program requirements during program admission have not been 

Systemically Significant Failing Institutions Program (SSFI): 

* The Federal Reserve and Treasury made over $182 billion available to 
assist AIG in restructuring; over $120 billion used as of September 2, 
- About $70 billion in TARP funds authorized for purchase of preferred 
shares through SSFI. 

* Steps have been taken to protect the governmentís interests (e.g., 
collateral, management controls, and dividends). 

* Significant exposure to risk remains: potential adverse market impact 
on AIG and its assets during restructuring. 

* GAO-developed indicators suggest that AIGís ability to restructure 
its business and fully repay the government is unclear at this time. 

Overall TARP Progress and Challenges: 

* Treasury has made progress in developing management infrastructure, 
overseeing contractors and financial agents, and developing system of 
internal controls. 

* However, some challenges remain, such as key senior positions at OFS 
remain vacant. 

* Continued progress needed to formalize its communication strategy and 
improve communications with Congress and the public. 

Measuring the Performance of TARP: 

* Difficult to separate the effects of TARP from those of other non-
TARP activities. 

* GAO reports on a range of market indicators with qualitative 
- Broad improvements in lending in terms of cost of credit and 
perceptions of risk.
- Improvements in total mortgage originations, though foreclosures 
continue to rise. 

Table: Measuring the Performance of TARP: 

Credit market rates and spreads: 

Indicator: LIBOR; 
Description: 3-month London interbank offered rate (an average of 
interest rates offered on dollar-denominated loans); 
Basis point change since October 13, 2008: Down 446. 

Indicator: TED Spread; 
Description: Spread between 3-month LIBOR and 3-month Treasury yield; 
Basis point change since October 13, 2008: Down 434. 

Indicator: Aaa bond rate; 
Description: Rate on highest-quality corporate bonds; 
Basis point change since October 13, 2008: Down 130. 

Indicator: Aaa bond spread; 
Description: Spread between Aaa bond rate and 10-year Treasury yield; 
Basis point change since October 13, 2008: Down 83. 

Indicator: Baa bond rate; 
Description: Rate on corporate bonds subject to moderate credit risk; 
Basis point change since October 13, 2008: Down 239. 

Indicator: Baa bond spread; 
Description: Spread between Baa bond rate and 10-year Treasury yield; 
Basis point change since October 13, 2008: Down 192. 

Indicator: Mortgage rates; 
Description: 30-year conforming loans rate; 
Basis point change since October 13, 2008: Down 139. 

Indicator: Mortgage spread;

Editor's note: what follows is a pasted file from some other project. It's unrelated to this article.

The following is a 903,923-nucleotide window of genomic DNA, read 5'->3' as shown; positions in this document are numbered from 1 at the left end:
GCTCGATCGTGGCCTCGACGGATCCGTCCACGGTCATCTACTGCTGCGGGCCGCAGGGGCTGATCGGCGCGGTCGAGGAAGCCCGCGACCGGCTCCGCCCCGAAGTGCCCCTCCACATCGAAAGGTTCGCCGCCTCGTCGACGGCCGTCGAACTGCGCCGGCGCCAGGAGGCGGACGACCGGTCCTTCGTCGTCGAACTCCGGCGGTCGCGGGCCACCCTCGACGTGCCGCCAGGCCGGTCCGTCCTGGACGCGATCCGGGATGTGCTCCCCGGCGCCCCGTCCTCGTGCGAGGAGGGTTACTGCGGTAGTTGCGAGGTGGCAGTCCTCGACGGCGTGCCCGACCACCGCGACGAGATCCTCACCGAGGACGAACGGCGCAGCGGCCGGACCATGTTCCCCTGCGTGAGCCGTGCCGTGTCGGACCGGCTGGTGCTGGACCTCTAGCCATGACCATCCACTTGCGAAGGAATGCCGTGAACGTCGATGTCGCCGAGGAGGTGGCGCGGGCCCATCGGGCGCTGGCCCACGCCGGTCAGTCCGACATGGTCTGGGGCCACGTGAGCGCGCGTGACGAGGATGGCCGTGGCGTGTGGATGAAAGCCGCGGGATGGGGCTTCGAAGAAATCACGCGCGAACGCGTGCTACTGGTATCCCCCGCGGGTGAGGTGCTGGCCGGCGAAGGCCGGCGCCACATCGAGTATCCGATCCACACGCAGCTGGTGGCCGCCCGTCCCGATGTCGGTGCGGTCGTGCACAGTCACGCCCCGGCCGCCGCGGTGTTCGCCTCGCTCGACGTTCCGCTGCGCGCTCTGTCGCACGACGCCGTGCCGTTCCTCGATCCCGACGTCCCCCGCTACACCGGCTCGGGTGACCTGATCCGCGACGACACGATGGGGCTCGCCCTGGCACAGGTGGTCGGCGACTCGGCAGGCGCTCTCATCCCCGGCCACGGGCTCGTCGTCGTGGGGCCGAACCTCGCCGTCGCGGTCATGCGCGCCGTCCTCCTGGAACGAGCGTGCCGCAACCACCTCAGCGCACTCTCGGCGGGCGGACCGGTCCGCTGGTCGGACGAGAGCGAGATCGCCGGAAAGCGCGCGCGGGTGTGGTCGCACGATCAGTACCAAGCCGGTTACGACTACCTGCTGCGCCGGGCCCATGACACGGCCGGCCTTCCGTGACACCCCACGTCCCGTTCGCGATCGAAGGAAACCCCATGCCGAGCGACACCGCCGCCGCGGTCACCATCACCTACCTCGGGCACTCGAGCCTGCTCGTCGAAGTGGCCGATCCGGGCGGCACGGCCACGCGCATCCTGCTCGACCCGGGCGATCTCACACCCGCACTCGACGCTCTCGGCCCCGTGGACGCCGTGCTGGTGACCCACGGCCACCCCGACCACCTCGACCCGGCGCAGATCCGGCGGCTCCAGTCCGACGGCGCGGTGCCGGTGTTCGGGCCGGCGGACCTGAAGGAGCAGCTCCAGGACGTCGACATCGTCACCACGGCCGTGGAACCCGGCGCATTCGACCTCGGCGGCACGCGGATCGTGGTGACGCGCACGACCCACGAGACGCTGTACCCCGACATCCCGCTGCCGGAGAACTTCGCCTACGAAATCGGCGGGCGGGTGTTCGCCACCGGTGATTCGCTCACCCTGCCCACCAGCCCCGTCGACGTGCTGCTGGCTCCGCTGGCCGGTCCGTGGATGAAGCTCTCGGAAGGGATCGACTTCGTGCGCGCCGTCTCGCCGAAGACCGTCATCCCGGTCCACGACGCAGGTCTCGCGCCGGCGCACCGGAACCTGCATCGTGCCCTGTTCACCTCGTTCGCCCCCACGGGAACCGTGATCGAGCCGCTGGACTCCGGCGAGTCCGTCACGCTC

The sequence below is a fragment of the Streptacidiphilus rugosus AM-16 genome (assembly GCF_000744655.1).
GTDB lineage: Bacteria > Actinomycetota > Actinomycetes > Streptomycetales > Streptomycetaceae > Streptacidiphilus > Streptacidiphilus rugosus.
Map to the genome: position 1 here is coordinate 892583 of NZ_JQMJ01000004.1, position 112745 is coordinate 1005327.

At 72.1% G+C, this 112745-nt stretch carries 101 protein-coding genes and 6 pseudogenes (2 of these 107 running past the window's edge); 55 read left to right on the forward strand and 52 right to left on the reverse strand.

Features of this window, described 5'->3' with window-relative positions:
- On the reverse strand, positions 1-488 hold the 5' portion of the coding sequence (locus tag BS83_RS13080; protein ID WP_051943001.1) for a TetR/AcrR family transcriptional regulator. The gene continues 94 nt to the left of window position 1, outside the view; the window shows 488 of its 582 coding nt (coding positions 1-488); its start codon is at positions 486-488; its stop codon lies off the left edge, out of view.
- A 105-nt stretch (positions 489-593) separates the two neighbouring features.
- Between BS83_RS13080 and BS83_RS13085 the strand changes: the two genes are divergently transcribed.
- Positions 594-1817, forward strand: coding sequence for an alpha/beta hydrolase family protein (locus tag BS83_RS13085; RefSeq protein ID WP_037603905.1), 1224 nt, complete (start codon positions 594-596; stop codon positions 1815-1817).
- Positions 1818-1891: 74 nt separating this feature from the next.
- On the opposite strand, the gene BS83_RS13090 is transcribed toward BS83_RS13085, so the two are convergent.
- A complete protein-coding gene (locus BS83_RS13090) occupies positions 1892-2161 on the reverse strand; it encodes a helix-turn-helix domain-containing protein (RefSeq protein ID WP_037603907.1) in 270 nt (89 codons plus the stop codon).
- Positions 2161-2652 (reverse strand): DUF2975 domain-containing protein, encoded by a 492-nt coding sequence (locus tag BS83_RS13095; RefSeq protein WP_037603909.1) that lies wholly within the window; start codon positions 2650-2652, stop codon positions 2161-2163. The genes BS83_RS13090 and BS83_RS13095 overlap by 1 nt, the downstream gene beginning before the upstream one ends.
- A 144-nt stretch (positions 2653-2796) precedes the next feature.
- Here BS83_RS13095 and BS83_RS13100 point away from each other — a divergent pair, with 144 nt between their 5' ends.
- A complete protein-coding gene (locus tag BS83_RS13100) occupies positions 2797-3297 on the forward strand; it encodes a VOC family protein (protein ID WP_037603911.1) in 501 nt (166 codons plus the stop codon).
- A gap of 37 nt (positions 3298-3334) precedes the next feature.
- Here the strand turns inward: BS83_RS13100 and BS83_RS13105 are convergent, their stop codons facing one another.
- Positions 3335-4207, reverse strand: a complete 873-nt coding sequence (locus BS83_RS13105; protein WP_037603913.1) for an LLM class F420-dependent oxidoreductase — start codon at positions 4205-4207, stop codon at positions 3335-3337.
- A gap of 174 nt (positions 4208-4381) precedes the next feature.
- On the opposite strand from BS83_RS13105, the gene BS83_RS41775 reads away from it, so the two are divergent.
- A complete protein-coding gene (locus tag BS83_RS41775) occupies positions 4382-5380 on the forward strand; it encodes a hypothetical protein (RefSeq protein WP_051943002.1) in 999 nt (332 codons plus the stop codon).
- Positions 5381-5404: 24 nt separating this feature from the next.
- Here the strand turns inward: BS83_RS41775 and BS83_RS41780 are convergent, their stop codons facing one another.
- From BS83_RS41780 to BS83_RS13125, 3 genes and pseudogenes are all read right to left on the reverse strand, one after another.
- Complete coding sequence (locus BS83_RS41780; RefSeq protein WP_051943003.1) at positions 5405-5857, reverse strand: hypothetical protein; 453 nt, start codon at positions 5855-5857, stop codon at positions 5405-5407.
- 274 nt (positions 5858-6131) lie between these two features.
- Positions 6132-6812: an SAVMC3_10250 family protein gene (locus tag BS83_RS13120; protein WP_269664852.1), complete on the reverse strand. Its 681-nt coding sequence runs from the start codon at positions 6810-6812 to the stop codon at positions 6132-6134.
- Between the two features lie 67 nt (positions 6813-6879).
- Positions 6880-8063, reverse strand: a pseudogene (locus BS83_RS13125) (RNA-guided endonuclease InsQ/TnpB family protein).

Description: Spread between 30-year conforming loans rate and 10-year 
Treasury yield; 
Basis point change since October 13, 2008: Down 78. 

Quarterly mortgage volume and defaults: 

Indicator: Mortgage originations; 
Description: New mortgage loans; 
Change from December 31, 2008 to June 30, 2009: Up $290 billion to $550 

Indicator: Foreclosure rate; 
Description: Percentage of homes in foreclosure; 
Change from December 31, 2008 to June 30, 2009: Up 100 basis points to 
4.30 percent. 

Source: GAO analysis of data from Global Insight, the Federal Reserve, 
Thomson Reuters Datastream, and Inside Mortgage Finance. 

[End of table] 

TARP Financial Reporting Requirements: 

Treasury must: 

* annually prepare and submit to Congress and the public audited 
financial statements for TARP that are prepared in accordance with 

* establish and maintain an effective system of internal control over 
TARP that includes providing reasonable assurance of the reliability of 
its financial reporting and compliance with applicable laws and 

* annually report on its assessment of the effectiveness of internal 
control over financial reporting. 

The Comptroller General is required to audit TARPís annual financial 

Status of Financial Statement Audit: 

The fiscal year ending September 30, 2009, will be the first year for 
which Treasury prepares TARP financial statements. 

GAO has been auditing the activities that will be reflected in the FY 
2009 TARP financial statements: 

* rendering an opinion on the financial statements, 

* rendering an opinion on TARPís internal control over financial 
reporting and compliance with applicable laws and regulations as of 
September 30, 2009, and, 

* reporting on TARPís compliance with selected provisions of laws and 
regulations related to financial reporting. 

OFS is continuing to build a financial reporting structure for 
preparing TARPís financial statements, but faces many accounting 

TARP Accounting Challenges: 

First year of operation: 

* Need for specialized staff which has resulted in significant reliance 
on contractor support and detailees. 

* Need to operate in a Ďreactive modeí as new programs are established. 

* Need to establish and implement an internal control framework. 

* Extensive coordination is needed from related parties and OMB. 

Complex accounting transactions that are not typical of federal 
government entities: 

* FASAB standards do not address all situations / financial 

* ESSA requires the cost of troubled assets and guarantees to be 
calculated in accordance with the Federal Credit Reform Act of 1990. 

* Lack of historical basis for valuing various type of TARP assets. 

* Transactions require significant judgment to determine valuation. 

Valuing warrants in the repurchase process: 

* Need for valuation techniques to determine what prices to accept from 
repurchasing institutions. 

Reporting issues for warrants held at year end: 

* Challenge of incorporating warrant valuations into credit reform 
models for financial statement reporting. 

Governed by numerous laws and regulations: 

* Aggressive reporting deadline (prior to November 16, 2009). 

* Responsiveness to congressional and other oversight bodies. 

* Significant communication responsibilities (reports and website). 

GAOís Ongoing and Future Monitoring Efforts: 
We have ongoing engagements reviewing the operations and activities of 
several TARP programs: 

* Capital Purchase Program, 

* Home Affordable Modification Program, 

* Automobile Industry Financing Program, 

* Systemically Significant Failing Institutions Program, 

* Public-Private Investment Program, and 

* Consumer & Business Lending Initiative/Term Asset-Back Securities 
Lending Facility. 

* Coordinated review with the Special IG-TARP. 

[End of presentation] 

On the Web: 

Web site: [hyperlink,]: 

Chuck Young, Managing Director, Public Affairs: (202) 512-4800: 
U.S. Government Accountability Office: 
441 G Street NW, Room 7149: 
Washington, D.C. 20548: 


This is a work of the U.S. government and is not subject to copyright 
protection in the United States. The published product may be 
reproduced and distributed in its entirety without further permission 
from GAO. However, because this work may contain copyrighted images or 
other material, permission from the copyright holder may be necessary 
if you wish to reproduce this material separately.